Community Composting Station

Do you want to compost your kitchen scraps but don’t have the time, equipment, skills or inclination to do it yourself?

Maybe you’d like to do your bit for the environment and remove the organics from your bin that is destined for landfill (in landfill, the organics break down to methane gas, which is a big contributor to greenhouse gas emissions).

The Community Compost Station has been set up to take local kitchen scraps and turn them into compost.

A sign in the foreground, dome holding bin in mid-ground and a storage shed in the background.

It is run by volunteers from Transition Town Vincent, with full support from the City of Vincent.

The Community Compost Station (located beside the Floreat Athena Football Club at Britannia Park) is open to accept your kitchen scraps in 3 easy steps:

  1. Save up your kitchen scraps (hint: keep them in a container in the fridge so they don’t get smelly).
  2. When your container is full, drop your scraps to the Compost Station (while you’re there, turn the compost tumblers to help keep the composting waste aerated – this aids the composting process)
  3. Join our Facebook Group, and we will let you know when a batch of compost is ready (so you can come and help yourself to this wonderful free garden resource).

Handful of compost

Living on the verge!

Have you ever noticed the lovely front verges in your neighbourhood which have been converted from grass to native trees or shrubs? They definitely stand out amongst the usual grass front verges and it had always been my dream to have one of those beautiful spaces at the front of my home.

Last month I finally made that dream come true! (With a bit of planning, sweat and hard work!)

I live in the City of Stirling and they provided a $250 rebate to convert my front verge from grass to water-wise plants and mulch. The City of Vincent has an Adopt a Verge program – find out more here:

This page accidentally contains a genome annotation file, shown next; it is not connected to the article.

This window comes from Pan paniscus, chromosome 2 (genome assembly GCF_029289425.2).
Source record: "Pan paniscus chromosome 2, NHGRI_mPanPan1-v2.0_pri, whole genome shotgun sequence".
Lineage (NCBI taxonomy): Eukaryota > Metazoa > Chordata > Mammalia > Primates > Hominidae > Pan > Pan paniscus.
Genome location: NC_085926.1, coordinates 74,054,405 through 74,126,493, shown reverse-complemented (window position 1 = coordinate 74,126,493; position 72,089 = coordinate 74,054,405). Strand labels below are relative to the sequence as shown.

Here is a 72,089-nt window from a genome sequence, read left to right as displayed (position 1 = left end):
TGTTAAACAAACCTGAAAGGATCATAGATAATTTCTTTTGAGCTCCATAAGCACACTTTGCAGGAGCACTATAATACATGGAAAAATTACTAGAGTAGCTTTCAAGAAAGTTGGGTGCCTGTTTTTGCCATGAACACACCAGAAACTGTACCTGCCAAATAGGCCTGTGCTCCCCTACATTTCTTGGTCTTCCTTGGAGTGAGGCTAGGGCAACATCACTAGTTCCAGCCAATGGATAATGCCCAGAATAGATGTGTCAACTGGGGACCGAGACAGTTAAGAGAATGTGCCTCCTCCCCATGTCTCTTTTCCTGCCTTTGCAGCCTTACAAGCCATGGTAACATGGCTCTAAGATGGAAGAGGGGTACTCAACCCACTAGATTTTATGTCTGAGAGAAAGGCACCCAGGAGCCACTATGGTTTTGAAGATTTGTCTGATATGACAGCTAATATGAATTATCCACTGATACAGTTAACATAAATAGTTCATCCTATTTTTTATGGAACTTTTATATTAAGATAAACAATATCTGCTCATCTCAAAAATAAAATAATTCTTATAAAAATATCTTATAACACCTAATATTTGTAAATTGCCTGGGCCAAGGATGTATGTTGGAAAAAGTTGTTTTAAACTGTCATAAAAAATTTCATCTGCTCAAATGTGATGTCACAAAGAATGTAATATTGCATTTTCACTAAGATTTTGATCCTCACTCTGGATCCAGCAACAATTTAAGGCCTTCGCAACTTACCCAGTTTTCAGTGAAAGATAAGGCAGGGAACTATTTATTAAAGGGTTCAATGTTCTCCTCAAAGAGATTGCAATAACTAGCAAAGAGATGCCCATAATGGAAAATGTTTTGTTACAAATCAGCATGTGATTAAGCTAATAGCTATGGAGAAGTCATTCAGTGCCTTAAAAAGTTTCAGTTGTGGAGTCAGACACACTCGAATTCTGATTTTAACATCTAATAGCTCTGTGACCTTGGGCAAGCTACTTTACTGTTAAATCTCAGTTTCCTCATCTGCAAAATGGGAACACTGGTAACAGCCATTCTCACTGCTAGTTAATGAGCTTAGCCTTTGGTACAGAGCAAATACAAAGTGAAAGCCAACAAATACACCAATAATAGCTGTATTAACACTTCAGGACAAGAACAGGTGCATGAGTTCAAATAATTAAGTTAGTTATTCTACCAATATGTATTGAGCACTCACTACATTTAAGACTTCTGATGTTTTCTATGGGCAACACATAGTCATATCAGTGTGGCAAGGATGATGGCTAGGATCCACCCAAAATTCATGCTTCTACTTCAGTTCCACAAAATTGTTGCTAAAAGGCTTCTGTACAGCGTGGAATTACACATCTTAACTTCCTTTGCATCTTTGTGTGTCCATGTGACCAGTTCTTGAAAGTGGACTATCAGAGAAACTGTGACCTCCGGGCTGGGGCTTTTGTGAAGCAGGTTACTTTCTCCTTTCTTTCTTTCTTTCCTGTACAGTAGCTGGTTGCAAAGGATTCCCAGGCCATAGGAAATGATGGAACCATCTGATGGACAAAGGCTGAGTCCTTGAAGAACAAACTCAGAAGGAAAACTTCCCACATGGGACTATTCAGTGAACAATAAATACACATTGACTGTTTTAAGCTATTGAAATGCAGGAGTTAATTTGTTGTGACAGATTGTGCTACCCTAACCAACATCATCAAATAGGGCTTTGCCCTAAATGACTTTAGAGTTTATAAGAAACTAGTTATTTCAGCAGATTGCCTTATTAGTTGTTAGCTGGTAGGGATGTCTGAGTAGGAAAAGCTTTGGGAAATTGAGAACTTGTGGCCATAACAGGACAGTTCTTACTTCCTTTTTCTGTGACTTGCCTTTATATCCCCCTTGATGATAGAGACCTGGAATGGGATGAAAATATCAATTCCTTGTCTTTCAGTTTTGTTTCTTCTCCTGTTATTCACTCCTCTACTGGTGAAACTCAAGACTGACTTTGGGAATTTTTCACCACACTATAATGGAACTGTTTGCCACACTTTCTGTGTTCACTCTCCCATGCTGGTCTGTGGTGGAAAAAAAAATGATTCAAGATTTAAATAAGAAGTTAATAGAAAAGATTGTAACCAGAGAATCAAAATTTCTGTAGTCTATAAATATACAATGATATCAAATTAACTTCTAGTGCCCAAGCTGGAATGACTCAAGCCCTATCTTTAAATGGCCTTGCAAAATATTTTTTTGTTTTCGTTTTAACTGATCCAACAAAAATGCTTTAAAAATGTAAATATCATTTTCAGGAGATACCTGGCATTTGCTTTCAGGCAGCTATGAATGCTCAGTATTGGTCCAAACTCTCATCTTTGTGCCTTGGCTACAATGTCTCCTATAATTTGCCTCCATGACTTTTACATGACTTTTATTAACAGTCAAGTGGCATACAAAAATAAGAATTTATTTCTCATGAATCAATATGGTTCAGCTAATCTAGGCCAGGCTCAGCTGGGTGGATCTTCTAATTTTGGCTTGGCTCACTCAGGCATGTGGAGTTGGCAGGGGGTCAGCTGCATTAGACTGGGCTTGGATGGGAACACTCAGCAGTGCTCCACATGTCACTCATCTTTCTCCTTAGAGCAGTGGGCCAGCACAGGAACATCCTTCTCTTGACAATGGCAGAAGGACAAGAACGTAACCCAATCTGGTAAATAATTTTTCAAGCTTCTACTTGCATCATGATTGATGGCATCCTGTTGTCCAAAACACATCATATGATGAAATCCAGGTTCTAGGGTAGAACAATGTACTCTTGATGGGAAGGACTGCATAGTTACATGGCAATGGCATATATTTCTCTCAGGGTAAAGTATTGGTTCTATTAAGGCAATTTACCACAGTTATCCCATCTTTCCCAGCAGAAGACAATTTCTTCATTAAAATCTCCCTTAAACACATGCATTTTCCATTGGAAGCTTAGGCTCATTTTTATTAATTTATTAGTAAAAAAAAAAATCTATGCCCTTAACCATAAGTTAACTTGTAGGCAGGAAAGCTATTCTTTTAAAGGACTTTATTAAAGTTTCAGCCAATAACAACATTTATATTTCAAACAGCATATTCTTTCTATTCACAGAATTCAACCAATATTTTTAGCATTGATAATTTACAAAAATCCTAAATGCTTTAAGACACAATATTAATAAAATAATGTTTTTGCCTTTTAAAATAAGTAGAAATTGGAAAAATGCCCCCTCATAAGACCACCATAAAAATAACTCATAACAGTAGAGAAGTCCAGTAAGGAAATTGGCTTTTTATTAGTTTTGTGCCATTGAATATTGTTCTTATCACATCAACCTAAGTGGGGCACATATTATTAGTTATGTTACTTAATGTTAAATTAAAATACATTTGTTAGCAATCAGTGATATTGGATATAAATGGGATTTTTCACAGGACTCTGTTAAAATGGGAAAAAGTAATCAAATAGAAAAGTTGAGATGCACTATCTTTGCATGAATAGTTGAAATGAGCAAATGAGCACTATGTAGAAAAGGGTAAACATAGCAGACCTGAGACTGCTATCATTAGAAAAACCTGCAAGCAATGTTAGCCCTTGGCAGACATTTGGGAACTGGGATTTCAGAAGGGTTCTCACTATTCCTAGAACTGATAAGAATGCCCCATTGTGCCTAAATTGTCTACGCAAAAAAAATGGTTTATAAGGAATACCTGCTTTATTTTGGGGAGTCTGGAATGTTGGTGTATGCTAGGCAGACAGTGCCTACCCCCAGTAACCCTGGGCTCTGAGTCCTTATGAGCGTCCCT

The first step was to have the grass removed by a bobcat. I had initially thought I could dig out the grass myself but after a few hot hours of digging, I soon realised it wasn’t going to be viable!

Once the grass was removed, I collected a heap of old carpets and rugs from my local Buy Nothing Facebook page and lay them over the verge to suffocate any grass roots that might still be there and stop it from growing back. I left it for a month or so.

Next step was to cut holes in the carpet where I wanted to plant my natives.

Then I got some landscape soil delivered to cover the carpet.

It was then time to pick up my 20 free native shrubs from City of Stirling’s plant giveaway day and stick them in. City of Vincent has a native plant sale twice a year where residents can buy natives for $1 each (what a bargain!) or you get 20 free if you’ve signed up to the Adopt a Verge program.

Next I covered the whole area with mulch from the free mulch pile at Britannia Reserve.

After putting in a dwarf Meyer lemon tree and a Silver Princess weeping gum, my dream is almost complete! My last steps will be to put some trellis along the brick wall for the vines to climb up, and put in drop line retic to each plant.

If you are dreaming about creating a beautiful native verge yourself, are part of the adopt a verge program in the City of Vincent, but do not have the manpower yourself to put in the hard work, get in touch with Transition Town Vincent on They might be able to help you realise your dream too.

I’m finally living on the verge and it feels (and looks) good.